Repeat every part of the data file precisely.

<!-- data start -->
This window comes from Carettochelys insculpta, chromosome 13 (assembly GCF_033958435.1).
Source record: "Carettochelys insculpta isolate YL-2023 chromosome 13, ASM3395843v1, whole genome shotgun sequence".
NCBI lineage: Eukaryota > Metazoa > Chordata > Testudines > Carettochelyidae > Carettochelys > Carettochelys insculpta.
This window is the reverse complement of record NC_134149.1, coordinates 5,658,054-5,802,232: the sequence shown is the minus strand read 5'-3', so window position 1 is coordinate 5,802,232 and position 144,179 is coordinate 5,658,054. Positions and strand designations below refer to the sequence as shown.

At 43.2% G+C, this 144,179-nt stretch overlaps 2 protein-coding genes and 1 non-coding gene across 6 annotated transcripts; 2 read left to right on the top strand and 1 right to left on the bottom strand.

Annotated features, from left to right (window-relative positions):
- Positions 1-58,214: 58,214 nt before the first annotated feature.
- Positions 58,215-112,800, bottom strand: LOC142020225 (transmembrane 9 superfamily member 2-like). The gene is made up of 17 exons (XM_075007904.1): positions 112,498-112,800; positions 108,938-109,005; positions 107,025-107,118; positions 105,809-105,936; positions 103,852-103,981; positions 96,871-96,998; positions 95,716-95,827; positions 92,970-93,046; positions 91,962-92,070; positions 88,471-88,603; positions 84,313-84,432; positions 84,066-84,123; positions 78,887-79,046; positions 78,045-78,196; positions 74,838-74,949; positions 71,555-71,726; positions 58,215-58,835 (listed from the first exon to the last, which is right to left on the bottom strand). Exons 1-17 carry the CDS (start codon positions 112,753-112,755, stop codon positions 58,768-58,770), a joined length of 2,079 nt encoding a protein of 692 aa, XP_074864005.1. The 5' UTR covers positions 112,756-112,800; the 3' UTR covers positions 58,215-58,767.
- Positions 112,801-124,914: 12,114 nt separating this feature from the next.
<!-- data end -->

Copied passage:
This window comes from Carettochelys insculpta, chromosome 13 (assembly GCF_033958435.1).
Source record: "Carettochelys insculpta isolate YL-2023 chromosome 13, ASM3395843v1, whole genome shotgun sequence".
NCBI lineage: Eukaryota > Metazoa > Chordata > Testudines > Carettochelyidae > Carettochelys > Carettochelys insculpta.
This window is the reverse complement of record NC_134149.1, coordinates 5,658,054-5,802,232: the sequence shown is the minus strand read 5'-3', so window position 1 is coordinate 5,802,232 and position 144,179 is coordinate 5,658,054. Positions and strand designations below refer to the sequence as shown.

At 43.2% G+C, this 144,179-nt stretch overlaps 2 protein-coding genes and 1 non-coding gene across 6 annotated transcripts; 2 read left to right on the top strand and 1 right to left on the bottom strand.

Annotated features, from left to right (window-relative positions):
- Positions 1-58,214: 58,214 nt before the first annotated feature.
- Positions 58,215-112,800, bottom strand: LOC142020225 (transmembrane 9 superfamily member 2-like). The gene is made up of 17 exons (XM_075007904.1): positions 112,498-112,800; positions 108,938-109,005; positions 107,025-107,118; positions 105,809-105,936; positions 103,852-103,981; positions 96,871-96,998; positions 95,716-95,827; positions 92,970-93,046; positions 91,962-92,070; positions 88,471-88,603; positions 84,313-84,432; positions 84,066-84,123; positions 78,887-79,046; positions 78,045-78,196; positions 74,838-74,949; positions 71,555-71,726; positions 58,215-58,835 (listed from the first exon to the last, which is right to left on the bottom strand). Exons 1-17 carry the CDS (start codon positions 112,753-112,755, stop codon positions 58,768-58,770), a joined length of 2,079 nt encoding a protein of 692 aa, XP_074864005.1. The 5' UTR covers positions 112,756-112,800; the 3' UTR covers positions 58,215-58,767.
- Positions 112,801-124,914: 12,114 nt separating this feature from the next.